You said that Cameron, Jason and Justin were all down to earth and lovely to work with. There also seems like there’s a lot of joking around. Were there any on-set shenanigans?
“There weren’t really pranks or anything like that, because I feel like within the script there are kind of enough pranks going on so everyone had gotten it out of their system. Also, we really were working pretty fast but certainly we were laughing all the time and it was such a pleasure because we were waiting for lights to be set-up and rather than just going back to the trailers everyone was just hanging around on-set and making jokes and just cracking each other up.”
SR: Were there any scenes that were tough to get through?
“I found the scene with Justin where I give him Eat, Pray, Love (and it’s his favorite book) and we’re looking at each other and… the pair of us kept cracking up during that scene. I think, sadly, it was so ludicrous to both of us that he could be falling in love with me. I mean it was just such a ludicrous situation, and I found the voice that he was doing so funny, he had on this very gentle voice, very sincere and earnest and he was just looking at me and falling in love… it just completely cracked me up.”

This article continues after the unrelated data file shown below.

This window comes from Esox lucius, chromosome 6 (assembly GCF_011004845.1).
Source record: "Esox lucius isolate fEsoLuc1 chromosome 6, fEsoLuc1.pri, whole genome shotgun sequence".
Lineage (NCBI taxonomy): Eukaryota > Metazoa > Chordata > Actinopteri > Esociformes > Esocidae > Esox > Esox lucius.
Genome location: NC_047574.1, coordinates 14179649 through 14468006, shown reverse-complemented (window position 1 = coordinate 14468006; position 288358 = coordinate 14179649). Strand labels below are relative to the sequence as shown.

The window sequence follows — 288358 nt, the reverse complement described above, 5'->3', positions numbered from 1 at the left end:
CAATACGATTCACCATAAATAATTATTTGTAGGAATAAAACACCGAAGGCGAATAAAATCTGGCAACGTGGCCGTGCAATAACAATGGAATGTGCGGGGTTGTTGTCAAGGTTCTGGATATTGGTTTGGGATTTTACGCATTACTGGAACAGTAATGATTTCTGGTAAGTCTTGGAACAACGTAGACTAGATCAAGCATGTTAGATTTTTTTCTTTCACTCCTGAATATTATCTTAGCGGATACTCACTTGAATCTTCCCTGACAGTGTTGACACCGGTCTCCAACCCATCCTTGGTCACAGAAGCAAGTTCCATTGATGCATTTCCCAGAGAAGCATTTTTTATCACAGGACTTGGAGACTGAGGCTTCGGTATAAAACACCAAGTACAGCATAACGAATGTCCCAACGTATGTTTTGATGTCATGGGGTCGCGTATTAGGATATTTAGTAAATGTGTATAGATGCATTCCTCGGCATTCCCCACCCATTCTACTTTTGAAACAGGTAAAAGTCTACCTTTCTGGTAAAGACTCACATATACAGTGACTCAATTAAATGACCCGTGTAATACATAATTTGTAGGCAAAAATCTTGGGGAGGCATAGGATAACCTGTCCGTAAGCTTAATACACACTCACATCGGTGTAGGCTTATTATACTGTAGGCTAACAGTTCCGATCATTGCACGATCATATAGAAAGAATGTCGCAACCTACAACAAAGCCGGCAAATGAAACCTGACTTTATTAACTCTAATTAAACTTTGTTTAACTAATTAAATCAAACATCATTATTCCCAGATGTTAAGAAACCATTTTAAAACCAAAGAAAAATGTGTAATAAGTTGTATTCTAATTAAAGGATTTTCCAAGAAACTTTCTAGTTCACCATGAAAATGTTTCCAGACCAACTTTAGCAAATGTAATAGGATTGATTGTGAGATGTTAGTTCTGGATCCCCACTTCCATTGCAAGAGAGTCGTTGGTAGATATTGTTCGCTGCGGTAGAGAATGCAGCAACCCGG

Even in our brief meeting with Punch we can see a myriad of reasons that JT would fall in love with her — Amy Squirrel however, is a whole other matter.
SR: Is there anything that you’re looking forward to seeing that was cut out of the final film?